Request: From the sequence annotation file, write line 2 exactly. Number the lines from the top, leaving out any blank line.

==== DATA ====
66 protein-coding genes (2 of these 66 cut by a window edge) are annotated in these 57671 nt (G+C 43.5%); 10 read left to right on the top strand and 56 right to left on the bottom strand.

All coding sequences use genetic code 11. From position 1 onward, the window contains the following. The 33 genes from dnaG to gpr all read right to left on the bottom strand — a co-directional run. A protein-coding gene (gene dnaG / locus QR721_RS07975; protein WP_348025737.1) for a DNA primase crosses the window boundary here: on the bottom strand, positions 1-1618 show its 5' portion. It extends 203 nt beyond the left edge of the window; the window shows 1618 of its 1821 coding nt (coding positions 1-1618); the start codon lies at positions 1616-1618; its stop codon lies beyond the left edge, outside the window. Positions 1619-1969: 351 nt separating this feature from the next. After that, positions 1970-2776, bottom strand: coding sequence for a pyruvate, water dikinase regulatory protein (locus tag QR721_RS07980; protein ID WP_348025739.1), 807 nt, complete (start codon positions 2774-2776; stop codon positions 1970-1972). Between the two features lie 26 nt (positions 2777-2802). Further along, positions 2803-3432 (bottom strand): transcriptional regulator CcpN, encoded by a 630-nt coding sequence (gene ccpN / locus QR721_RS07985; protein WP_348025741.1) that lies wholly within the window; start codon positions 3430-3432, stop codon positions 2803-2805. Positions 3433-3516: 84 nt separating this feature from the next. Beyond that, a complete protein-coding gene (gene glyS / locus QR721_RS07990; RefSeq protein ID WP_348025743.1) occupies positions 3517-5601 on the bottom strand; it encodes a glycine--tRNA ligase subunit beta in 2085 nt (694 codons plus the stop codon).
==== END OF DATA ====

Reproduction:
All coding sequences use genetic code 11. From position 1 onward, the window contains the following. The 33 genes from dnaG to gpr all read right to left on the bottom strand — a co-directional run. A protein-coding gene (gene dnaG / locus QR721_RS07975; protein WP_348025737.1) for a DNA primase crosses the window boundary here: on the bottom strand, positions 1-1618 show its 5' portion. It extends 203 nt beyond the left edge of the window; the window shows 1618 of its 1821 coding nt (coding positions 1-1618); the start codon lies at positions 1616-1618; its stop codon lies beyond the left edge, outside the window. Positions 1619-1969: 351 nt separating this feature from the next. After that, positions 1970-2776, bottom strand: coding sequence for a pyruvate, water dikinase regulatory protein (locus tag QR721_RS07980; protein ID WP_348025739.1), 807 nt, complete (start codon positions 2774-2776; stop codon positions 1970-1972). Between the two features lie 26 nt (positions 2777-2802). Further along, positions 2803-3432 (bottom strand): transcriptional regulator CcpN, encoded by a 630-nt coding sequence (gene ccpN / locus QR721_RS07985; protein WP_348025741.1) that lies wholly within the window; start codon positions 3430-3432, stop codon positions 2803-2805. Positions 3433-3516: 84 nt separating this feature from the next. Beyond that, a complete protein-coding gene (gene glyS / locus QR721_RS07990; RefSeq protein ID WP_348025743.1) occupies positions 3517-5601 on the bottom strand; it encodes a glycine--tRNA ligase subunit beta in 2085 nt (694 codons plus the stop codon).